van Elst is taken to camp Amersfoort and then to Germany for 18 months of forced labor, if he has to go back to Arnhem in that period to testify in a court case, he decides to go into hiding and report to the resistance in Bennekom.(for pictures from that dropping look further below)
Shaved head to prevent recognition and his front teeth out.
In March 1944 he is still recognized and arrested, but he manages to escape again.
To make recognition difficult, he gets shaved and gets a gray wig and also his two protruding front teeth are also pulled, van Elst can move forward again but is in the wrong place at the wrong time at the night of 8 to 9 March 1945 when a weapon drop goes wrong at Lunteren for the resistance.

Together with 14 other members of the resistance of the Ede group of the Interior Forces, he is arrested and taken to Camp Amersfoort.
There he ends up in a detention center for death row inmates/candidates and is severely abused.
Together with 9 other prisoners, he will be shot on the Appelweg in Amersfoort on March 20, 1945.
The reason is the liquidation by the resistance of a collaborated police officer Diederik Lutke Schipholt (Hengelo, 9 april 1916 - Amersfoort, 14 maart 1945) Lutke Schipholt was shot in the back in the afternoon ± 4.45 pm by resistance fighter J.A. van Dam on March 14, 1945 in the Westerstraat, while he was cycling there with Maria Frederika Buwalda, he had already died of his injuries upon arrival at the hospital.
For that act of resistance, another 10 hostages are being shot in Loosdrecht, including six from the municipality of Ede.
They were all involved in the failed arms dropping on the night of March 8, 1945, these were: Rijk Tigelaar (32 years, Ede), Cor Garritsen (23 years Ede), Cornelis Verduijn (37 years Ede), Hylke van Vliet (27 year Bennekom), Fokke Roosjen (32 year Ede) Piet Roseboom (25 year Bennekom)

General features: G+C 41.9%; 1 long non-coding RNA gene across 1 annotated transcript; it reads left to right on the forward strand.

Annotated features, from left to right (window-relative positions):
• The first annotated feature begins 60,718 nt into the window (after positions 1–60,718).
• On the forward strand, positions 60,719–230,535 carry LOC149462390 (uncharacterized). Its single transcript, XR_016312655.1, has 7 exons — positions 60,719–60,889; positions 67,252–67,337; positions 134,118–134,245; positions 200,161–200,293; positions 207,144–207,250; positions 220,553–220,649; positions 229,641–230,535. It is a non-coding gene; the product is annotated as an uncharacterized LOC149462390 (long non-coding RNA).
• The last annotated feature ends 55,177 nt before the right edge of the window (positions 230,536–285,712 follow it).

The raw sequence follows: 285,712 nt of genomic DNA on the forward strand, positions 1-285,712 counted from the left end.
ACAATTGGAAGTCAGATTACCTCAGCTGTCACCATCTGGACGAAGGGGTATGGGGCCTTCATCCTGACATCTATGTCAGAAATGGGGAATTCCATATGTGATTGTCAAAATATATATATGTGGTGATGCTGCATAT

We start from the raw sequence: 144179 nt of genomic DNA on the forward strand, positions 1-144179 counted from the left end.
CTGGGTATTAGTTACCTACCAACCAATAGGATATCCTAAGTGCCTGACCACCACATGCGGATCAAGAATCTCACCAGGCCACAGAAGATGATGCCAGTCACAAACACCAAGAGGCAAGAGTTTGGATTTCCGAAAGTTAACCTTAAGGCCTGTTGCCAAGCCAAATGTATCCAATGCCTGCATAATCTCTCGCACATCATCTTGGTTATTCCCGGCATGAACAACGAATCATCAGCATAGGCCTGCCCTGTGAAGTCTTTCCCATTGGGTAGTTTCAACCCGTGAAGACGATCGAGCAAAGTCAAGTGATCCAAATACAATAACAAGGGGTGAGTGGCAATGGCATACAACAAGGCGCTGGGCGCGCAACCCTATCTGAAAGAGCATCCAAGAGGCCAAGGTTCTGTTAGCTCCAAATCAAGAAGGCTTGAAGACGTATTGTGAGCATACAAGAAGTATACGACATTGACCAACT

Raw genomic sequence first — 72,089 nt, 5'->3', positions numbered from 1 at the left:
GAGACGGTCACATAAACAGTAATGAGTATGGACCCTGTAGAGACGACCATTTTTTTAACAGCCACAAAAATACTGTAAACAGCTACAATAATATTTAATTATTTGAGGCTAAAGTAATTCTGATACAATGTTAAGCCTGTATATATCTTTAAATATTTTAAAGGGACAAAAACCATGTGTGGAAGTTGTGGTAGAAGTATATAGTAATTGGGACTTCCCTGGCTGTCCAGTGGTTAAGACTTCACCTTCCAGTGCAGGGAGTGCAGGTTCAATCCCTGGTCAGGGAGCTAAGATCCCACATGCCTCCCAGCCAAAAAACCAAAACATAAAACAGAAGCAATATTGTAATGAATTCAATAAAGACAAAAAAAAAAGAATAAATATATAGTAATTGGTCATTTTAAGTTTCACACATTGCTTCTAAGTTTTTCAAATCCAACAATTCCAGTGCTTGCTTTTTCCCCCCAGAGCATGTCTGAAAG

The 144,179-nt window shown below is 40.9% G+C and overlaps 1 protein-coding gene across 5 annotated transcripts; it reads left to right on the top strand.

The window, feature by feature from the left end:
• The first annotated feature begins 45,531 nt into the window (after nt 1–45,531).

On March 20, 1945, ten men were shot by the Germans opposite the former town hall of Loosdrecht as a reprisal for the shooting of a German under officer on Saturday evening on Saturday evening March 17, 1945.
Johannes (Jo) Kelderman (1919-1945)
Johannes (Jo) Kelderman (Ede, January 11, 1919 - Amersfoort, March 20, 1945) was a Dutch resistance fighter in World War II. He was executed because of his involvement in a weapon drop near Lunteren.
Kelderman was a member of the Domestic Forces in Lunteren, which was led by Driekus van de Pol and Aart Roelofsen.
He was one of the guides during Operation Pegasus I, in which a large group of British soldiers who after the lost Battle of Arnhem sneaked through the German lines and crossed the Rhine.
He was also a contact person for the illegal magazine "De Eendracht" (Get'em out: Pegasus I and II)
A weapon drop took place on the night of 2 March 1945 in the fields between Ede and Lunteren.
A few days later, England was asked whether it was safe to do another dropping in the same place.